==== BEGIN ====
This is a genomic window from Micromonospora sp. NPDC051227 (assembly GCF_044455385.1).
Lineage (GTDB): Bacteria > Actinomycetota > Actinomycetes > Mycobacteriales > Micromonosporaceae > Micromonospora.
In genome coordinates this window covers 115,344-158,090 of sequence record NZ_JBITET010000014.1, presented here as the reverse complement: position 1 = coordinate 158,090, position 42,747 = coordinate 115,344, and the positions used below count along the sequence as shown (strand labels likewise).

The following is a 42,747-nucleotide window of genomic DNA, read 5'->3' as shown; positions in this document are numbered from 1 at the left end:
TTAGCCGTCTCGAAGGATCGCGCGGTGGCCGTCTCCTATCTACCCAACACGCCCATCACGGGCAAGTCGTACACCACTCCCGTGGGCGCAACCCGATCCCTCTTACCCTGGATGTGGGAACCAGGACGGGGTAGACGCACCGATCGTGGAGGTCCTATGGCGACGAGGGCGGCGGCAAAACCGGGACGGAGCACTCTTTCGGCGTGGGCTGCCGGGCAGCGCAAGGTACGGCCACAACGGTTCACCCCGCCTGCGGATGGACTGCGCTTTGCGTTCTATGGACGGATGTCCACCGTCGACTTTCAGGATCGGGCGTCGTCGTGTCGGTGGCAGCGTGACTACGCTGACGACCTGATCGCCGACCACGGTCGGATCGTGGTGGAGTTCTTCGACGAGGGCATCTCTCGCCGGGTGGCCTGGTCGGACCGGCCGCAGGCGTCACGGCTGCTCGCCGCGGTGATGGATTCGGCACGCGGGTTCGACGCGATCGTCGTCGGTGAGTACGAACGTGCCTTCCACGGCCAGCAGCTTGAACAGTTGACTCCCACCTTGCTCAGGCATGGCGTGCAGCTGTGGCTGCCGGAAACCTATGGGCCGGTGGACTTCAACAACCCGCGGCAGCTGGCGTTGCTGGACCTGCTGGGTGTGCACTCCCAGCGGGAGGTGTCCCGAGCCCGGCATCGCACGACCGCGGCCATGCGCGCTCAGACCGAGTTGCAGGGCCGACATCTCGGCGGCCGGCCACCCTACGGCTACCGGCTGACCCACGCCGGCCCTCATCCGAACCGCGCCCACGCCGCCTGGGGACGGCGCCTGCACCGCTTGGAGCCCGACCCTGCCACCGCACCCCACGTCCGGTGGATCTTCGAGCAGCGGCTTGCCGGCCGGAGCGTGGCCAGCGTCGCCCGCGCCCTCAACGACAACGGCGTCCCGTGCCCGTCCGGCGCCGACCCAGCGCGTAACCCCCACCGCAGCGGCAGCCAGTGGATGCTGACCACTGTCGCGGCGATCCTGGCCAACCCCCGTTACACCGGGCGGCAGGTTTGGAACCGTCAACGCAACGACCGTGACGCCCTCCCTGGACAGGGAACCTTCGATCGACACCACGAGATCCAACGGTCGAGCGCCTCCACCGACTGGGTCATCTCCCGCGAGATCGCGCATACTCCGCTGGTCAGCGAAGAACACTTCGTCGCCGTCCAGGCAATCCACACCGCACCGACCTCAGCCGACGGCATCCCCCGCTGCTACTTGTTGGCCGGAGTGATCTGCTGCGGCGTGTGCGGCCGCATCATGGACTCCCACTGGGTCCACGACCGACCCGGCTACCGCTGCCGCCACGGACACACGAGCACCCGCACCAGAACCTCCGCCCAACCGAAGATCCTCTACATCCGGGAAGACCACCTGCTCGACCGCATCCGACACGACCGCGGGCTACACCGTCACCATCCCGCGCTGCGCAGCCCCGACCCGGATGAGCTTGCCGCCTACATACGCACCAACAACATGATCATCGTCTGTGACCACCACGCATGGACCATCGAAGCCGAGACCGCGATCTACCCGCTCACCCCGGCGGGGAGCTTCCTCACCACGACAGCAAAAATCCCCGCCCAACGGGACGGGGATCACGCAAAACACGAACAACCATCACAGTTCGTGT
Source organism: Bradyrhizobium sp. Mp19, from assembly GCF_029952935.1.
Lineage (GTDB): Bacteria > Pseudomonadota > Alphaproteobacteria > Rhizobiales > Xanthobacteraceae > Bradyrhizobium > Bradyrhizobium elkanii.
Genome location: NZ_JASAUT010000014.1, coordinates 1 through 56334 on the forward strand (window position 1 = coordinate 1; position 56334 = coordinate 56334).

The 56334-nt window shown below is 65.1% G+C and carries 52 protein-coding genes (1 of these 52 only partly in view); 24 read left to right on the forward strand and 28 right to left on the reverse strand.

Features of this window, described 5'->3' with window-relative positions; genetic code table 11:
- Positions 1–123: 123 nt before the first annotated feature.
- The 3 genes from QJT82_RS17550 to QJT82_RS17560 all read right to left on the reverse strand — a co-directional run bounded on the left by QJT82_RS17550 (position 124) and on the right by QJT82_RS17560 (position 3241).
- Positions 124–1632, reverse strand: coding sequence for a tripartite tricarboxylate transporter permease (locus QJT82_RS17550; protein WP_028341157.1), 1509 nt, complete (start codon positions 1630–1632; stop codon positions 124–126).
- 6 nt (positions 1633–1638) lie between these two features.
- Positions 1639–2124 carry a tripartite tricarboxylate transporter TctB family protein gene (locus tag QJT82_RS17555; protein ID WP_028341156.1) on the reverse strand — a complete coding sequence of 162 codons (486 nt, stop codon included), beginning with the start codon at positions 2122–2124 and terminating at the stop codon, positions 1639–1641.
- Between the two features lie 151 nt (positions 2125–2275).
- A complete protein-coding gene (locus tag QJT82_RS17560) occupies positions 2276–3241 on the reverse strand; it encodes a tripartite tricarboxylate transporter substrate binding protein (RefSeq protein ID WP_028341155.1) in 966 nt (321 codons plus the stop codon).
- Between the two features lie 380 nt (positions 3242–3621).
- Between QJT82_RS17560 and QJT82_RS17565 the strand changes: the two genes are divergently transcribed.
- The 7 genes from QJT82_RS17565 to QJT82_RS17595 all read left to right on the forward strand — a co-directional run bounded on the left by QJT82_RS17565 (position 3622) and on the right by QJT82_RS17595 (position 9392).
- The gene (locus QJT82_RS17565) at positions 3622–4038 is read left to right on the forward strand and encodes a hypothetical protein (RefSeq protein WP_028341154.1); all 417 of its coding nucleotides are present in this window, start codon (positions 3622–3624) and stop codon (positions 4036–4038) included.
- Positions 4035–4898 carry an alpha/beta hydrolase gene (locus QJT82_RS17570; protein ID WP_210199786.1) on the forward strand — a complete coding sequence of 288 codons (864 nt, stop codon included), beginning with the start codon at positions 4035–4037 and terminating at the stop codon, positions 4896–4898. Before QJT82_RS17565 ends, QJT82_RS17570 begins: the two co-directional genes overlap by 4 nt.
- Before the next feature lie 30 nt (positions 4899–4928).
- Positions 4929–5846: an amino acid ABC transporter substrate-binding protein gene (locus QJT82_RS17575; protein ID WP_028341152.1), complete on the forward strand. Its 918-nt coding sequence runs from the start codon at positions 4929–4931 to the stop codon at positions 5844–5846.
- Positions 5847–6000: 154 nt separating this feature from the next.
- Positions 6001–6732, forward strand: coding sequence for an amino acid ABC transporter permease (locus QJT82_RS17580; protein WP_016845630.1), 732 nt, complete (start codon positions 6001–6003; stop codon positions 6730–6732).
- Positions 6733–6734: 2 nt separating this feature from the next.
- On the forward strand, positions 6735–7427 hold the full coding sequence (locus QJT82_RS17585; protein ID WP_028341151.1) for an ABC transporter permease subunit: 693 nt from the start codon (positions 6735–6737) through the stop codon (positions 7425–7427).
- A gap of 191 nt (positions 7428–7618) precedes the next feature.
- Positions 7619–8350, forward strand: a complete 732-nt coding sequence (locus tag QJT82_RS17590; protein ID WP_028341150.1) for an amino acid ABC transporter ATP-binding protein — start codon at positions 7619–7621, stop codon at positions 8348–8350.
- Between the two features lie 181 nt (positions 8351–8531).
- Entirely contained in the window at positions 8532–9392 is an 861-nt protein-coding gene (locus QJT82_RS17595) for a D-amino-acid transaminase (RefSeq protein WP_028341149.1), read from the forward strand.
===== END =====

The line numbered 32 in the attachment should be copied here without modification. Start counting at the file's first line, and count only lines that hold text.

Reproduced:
- Entirely contained in the window at positions 8532–9392 is an 861-nt protein-coding gene (locus QJT82_RS17595) for a D-amino-acid transaminase (RefSeq protein WP_028341149.1), read from the forward strand.